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Reasonable Adjustments for Disability – Appeal Court Guidance

PLEASE NOTE: Information in this article is correct at the time of publication, please contact DFA Law for current advice on older articles.

Every responsible employer knows that reasonable adjustments have to be made for disabled workers. However, in a guideline decision involving a civil servant suffering from post-viral fatigue syndrome, the Court of Appeal has ruled that that duty is not without limit.

Due to her condition, which it was agreed amounted to a disability, the woman had been absent from work for a period of 62 days. The government department in which she worked had a policy for dealing with absenteeism and she was issued with a written improvement warning and told that she could face disciplinary sanctions.

She sought to persuade the department that the period of absence should not be counted against her and that the written warning should be withdrawn. She also said that the policy should be modified to enable her to have longer periods of sick leave in the future before she would face the threat of disciplinary action.

Following a grievance procedure, however, the department refused to comply with either of those requests. The woman’s disability discrimination complaint was rejected by an Employment Tribunal, and subsequently by the Employment Appeal Tribunal (EAT), on the basis that the department could not reasonably have been expected to make either of the adjustments sought.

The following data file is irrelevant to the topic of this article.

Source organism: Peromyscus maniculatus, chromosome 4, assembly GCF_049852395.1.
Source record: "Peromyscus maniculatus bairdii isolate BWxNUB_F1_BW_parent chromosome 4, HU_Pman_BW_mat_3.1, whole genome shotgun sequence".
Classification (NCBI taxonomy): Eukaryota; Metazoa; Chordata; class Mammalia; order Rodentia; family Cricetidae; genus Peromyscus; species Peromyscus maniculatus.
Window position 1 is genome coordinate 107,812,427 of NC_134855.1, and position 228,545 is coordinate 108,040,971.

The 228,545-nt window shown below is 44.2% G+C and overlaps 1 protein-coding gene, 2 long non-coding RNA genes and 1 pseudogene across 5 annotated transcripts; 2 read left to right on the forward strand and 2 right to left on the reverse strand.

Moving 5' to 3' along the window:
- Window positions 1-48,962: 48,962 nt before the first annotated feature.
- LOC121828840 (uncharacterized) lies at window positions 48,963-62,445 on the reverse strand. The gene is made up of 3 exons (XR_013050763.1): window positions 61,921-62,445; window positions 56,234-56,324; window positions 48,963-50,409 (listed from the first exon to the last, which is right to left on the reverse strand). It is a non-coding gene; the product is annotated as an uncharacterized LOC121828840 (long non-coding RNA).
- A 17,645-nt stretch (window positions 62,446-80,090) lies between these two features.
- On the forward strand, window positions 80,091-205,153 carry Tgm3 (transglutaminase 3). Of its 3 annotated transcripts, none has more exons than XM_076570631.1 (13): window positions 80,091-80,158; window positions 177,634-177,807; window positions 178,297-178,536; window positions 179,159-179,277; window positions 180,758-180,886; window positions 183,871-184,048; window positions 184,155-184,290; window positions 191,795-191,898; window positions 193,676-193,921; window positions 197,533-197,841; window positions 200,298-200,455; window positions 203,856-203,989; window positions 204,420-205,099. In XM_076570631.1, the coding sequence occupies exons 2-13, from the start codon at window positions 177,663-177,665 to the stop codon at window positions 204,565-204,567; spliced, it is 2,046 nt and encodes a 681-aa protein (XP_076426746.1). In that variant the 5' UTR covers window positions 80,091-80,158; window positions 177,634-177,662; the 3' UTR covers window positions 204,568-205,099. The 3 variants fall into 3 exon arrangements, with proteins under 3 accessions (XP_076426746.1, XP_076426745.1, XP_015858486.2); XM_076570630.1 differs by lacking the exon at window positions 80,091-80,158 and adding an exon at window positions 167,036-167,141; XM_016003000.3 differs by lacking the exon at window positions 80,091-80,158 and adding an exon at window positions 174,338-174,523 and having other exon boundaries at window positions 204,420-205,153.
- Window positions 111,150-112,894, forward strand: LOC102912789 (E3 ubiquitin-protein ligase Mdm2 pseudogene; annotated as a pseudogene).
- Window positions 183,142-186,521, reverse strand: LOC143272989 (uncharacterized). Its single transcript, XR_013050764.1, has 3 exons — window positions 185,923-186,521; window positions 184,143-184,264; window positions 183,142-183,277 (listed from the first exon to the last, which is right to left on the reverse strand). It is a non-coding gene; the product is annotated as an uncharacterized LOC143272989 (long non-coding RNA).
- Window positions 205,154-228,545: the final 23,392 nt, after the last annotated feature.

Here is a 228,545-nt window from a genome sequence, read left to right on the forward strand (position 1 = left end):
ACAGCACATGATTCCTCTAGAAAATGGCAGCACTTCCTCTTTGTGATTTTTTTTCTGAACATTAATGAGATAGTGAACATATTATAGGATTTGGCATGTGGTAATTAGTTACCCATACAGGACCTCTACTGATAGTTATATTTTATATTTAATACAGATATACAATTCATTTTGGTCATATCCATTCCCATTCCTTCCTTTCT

In ruling on her challenge to the EAT’s decision, the Court of Appeal found that both tribunals had erred in finding that the duty to make reasonable adjustments was not engaged simply because the absenteeism policy applied to all the department’s employees. There was clear evidence that the terms of the policy had placed the woman at a substantial disadvantage.

Dismissing her appeal, however, the Court found that employers are entitled to say, after a pattern of illness absence, that they should not be expected to have to accommodate an employee’s absences any longer. Although the woman was in no sense culpable for her absence, the department’s refusal to make the adjustments requested was, in the circumstances, reasonable.

In sounding a warning note to employers, however, the Court noted that the right to reasonable adjustments is just one of the protections afforded to disabled workers. Those who take disproportionate decisions to dismiss employees for disability-related absences could still be held liable for discrimination or unfair dismissal.

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